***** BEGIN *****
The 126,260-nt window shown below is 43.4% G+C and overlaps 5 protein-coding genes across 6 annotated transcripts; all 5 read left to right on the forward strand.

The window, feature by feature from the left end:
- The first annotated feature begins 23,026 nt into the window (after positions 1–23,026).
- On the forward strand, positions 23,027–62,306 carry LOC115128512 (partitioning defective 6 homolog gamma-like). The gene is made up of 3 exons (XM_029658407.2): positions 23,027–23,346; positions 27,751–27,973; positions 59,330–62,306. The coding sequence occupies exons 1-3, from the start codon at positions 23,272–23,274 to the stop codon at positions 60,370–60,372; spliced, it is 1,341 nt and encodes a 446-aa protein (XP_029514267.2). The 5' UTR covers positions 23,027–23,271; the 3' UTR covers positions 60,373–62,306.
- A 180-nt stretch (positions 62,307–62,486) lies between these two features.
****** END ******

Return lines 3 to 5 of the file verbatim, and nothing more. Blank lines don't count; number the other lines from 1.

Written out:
- The first annotated feature begins 23,026 nt into the window (after positions 1–23,026).
- On the forward strand, positions 23,027–62,306 carry LOC115128512 (partitioning defective 6 homolog gamma-like). The gene is made up of 3 exons (XM_029658407.2): positions 23,027–23,346; positions 27,751–27,973; positions 59,330–62,306. The coding sequence occupies exons 1-3, from the start codon at positions 23,272–23,274 to the stop codon at positions 60,370–60,372; spliced, it is 1,341 nt and encodes a 446-aa protein (XP_029514267.2). The 5' UTR covers positions 23,027–23,271; the 3' UTR covers positions 60,373–62,306.
- A 180-nt stretch (positions 62,307–62,486) lies between these two features.